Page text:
Tatis Jr. is breaking all the outdated unwritten rules on his path to being MLB’s next superstar

When the Padres’ budding star Fernando Tatis Jr. hit a grand slam Monday night, it should have been just another standout moment for the 21-year-old shortstop.

Tatis leads Major League Baseball in home runs, RBIs, runs scored and stolen bases entering Wednesday, and is becoming one of the sport’s most entertaining and marketable players.

The conversation the next morning should have read as such: Tatis’ breakout season continues as he mashes this 3-0 pitch into the seats for a grand slam. But that wasn’t the case.

Instead of being a memorable highlight, Tatis’ grand slam was the center of criticism by old school baseball guys.

Rangers manager Chris Woodward got the ball rolling on the criticism.

“You’re up by seven in the eighth inning; it’s typically not a good time to swing 3-0. It’s kind of the way we were all raised in the game. But like I said, the norms are being challenged on a daily basis, so — just because I don’t like it doesn’t mean it’s not right. (But) I don’t think we liked it as a group.”- Chris Woodward.

On the very next pitch, Rangers pitcher Ian Gibaut hurled a fastball behind Manny Machado’s head.


Well because baseball has been caught up on these “unwritten rules” since the games existence.

The code-of-honor says a bat-flip or slow exits from the batter’s box is disrespectful. Bunting for a single to break up a perfect game is a sin. Pitchers throwing temper tantrums when a batter crosses the mound going back to first base from third happens regularly.

All these silly little unwritten rules in place because grown men can’t control their emotions.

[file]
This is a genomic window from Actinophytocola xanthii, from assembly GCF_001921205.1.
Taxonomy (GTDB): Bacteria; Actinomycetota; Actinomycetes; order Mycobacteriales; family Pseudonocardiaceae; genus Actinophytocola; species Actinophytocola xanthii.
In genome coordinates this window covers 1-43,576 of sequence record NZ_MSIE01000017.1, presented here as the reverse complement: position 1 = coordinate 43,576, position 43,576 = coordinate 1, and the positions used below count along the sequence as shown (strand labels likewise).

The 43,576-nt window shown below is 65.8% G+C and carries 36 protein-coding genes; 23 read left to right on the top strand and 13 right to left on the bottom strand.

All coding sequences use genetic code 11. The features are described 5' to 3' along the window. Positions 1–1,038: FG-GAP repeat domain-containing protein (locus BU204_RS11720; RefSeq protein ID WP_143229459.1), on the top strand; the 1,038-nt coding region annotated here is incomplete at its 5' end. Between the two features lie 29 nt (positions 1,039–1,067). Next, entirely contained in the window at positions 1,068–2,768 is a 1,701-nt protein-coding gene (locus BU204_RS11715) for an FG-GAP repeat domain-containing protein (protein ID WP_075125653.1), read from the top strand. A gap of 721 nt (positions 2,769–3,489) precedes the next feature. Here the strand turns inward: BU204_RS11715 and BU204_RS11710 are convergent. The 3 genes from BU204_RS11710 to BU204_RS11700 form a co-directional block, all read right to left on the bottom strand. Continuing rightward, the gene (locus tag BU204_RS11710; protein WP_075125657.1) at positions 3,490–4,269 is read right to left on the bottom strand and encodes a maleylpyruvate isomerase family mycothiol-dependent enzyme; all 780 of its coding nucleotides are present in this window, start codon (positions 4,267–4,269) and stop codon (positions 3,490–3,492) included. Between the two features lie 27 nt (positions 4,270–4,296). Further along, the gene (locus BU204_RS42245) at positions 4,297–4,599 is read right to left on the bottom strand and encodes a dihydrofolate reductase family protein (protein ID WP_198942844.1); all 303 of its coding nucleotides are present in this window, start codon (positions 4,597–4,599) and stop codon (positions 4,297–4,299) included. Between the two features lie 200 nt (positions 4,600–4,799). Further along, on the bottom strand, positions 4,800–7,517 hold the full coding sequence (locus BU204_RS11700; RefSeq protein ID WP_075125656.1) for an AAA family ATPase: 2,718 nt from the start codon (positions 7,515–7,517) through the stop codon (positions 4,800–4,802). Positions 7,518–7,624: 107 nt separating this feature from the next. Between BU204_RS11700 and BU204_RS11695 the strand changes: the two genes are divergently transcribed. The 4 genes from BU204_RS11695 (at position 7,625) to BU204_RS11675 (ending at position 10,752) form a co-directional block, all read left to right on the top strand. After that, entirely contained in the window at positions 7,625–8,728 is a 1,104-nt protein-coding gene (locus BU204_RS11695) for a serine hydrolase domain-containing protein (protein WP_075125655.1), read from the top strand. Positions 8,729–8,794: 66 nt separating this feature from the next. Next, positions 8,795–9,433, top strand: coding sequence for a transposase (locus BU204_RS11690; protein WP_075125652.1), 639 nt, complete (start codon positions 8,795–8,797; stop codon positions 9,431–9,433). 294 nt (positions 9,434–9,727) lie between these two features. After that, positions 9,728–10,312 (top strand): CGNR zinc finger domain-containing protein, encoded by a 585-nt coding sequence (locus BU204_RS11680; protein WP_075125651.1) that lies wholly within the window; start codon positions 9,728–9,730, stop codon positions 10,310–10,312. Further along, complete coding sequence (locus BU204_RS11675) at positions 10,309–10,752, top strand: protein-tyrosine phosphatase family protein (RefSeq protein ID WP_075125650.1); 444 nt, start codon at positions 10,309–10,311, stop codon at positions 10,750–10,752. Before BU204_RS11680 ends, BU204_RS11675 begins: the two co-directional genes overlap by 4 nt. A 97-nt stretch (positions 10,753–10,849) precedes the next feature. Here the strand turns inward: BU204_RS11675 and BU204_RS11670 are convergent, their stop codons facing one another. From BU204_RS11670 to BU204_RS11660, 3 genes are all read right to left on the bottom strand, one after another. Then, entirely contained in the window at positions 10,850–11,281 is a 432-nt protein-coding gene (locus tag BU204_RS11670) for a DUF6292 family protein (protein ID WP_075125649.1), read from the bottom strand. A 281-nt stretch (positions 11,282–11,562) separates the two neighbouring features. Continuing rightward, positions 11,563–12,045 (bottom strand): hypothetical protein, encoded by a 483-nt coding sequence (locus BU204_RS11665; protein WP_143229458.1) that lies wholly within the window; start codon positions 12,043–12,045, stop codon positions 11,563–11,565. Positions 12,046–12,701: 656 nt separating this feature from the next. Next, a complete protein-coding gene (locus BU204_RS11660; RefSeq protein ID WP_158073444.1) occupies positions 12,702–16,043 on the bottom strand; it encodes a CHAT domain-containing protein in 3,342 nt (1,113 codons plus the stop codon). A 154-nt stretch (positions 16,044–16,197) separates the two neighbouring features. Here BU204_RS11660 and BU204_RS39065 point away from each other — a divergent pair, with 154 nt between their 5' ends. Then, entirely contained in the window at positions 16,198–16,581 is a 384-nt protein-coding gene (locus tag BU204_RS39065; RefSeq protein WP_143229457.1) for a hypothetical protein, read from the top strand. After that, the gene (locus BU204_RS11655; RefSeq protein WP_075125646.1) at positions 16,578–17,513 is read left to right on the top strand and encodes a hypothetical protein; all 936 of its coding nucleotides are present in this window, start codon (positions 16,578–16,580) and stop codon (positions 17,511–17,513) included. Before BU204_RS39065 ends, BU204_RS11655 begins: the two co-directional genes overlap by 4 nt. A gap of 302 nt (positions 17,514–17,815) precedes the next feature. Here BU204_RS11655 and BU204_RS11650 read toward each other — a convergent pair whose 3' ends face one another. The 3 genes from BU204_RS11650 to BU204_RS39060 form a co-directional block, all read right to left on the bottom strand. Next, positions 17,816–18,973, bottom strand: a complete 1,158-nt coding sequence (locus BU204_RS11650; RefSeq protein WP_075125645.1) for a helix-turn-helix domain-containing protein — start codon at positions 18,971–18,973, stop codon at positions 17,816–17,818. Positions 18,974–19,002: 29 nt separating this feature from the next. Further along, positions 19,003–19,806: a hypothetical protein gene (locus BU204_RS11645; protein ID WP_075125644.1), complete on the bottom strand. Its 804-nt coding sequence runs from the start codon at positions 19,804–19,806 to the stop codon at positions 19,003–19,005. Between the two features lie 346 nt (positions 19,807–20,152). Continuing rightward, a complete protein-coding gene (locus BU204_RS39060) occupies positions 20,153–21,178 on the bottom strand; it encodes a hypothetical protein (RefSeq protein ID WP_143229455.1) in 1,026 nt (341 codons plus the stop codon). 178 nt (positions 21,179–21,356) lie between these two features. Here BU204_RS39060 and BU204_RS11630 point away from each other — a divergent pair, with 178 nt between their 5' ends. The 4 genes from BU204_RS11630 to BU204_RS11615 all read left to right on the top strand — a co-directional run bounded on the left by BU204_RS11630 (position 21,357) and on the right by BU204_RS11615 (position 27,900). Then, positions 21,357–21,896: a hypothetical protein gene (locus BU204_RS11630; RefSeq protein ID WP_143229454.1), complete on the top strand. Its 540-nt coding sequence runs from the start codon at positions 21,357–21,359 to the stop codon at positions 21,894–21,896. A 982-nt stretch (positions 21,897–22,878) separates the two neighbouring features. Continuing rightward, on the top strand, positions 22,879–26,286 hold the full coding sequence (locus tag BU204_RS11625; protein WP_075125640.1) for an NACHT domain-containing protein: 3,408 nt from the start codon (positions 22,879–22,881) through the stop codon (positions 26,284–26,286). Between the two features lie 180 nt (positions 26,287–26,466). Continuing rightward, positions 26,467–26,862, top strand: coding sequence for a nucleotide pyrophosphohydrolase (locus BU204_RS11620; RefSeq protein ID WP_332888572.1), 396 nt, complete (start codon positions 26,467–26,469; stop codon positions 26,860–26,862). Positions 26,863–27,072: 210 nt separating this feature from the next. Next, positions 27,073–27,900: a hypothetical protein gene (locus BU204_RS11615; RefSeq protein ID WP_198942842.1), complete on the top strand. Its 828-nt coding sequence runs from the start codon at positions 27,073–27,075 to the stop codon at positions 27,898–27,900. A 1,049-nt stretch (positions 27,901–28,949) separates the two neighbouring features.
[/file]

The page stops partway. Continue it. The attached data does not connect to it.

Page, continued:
The punishment, in complete barbaric fashion was a fastball to the backside or ribs. It has been brushed aside or even encouraged as “competitive nature” for most of the history of the game.

But in recent years the tide has changed, but the old school mentality is still lingering around in heavy doses, as seen by the Rangers actions.

“I love this game, and I respect the game a lot,” Tatis said after Monday’s game. “I feel like every time I go out there, I just wanna feel respect for everybody else. … This game is hard for everyone, so why not just celebrate and have fun the way you wanna have fun?”

Fortunately enough Tatis was not alone as both legends and present players spoke out in support of Tatis.

White Sox shortstop Tim Anderson is familiar with people taking exception to how players might break unwritten rules. He had the bat flip of the year last season, amid a career year, so he relates to Tatis.

“I don’t really care to hear from other people, what they’ve got to really say about the rules because they’re unwritten, you know?” Anderson said. “So I think you can do as you please, as long as you’re doing it with confidence and swagger, it’s only right. I think that what he did, it looked good and I liked it. But he shouldn’t have apologized. He shouldn’t have apologized. No need for that.

“He plays with a lot of energy and I like it, I like to see it. That’s the only way the game’s going to change, allowing them to be themselves. If the pitchers don’t like it, don’t throw it in the zone.”

Reds pitcher Trevor Bauer, who never holds back his opinion, also came out strong in support of Tatis.

“It’s one of the main things that’s wrong with the culture of baseball and why baseball doesn’t seem to be exciting for young people, because you have these unwritten rules,” Bauer said. “No one wants to see a bases-loaded walk. No one wants to see a 3-0 take when you can see a grand slam by one of the hottest players in the game and one of the brightest stars in the game. And if you don’t want to give up a grand slam, then … just be better.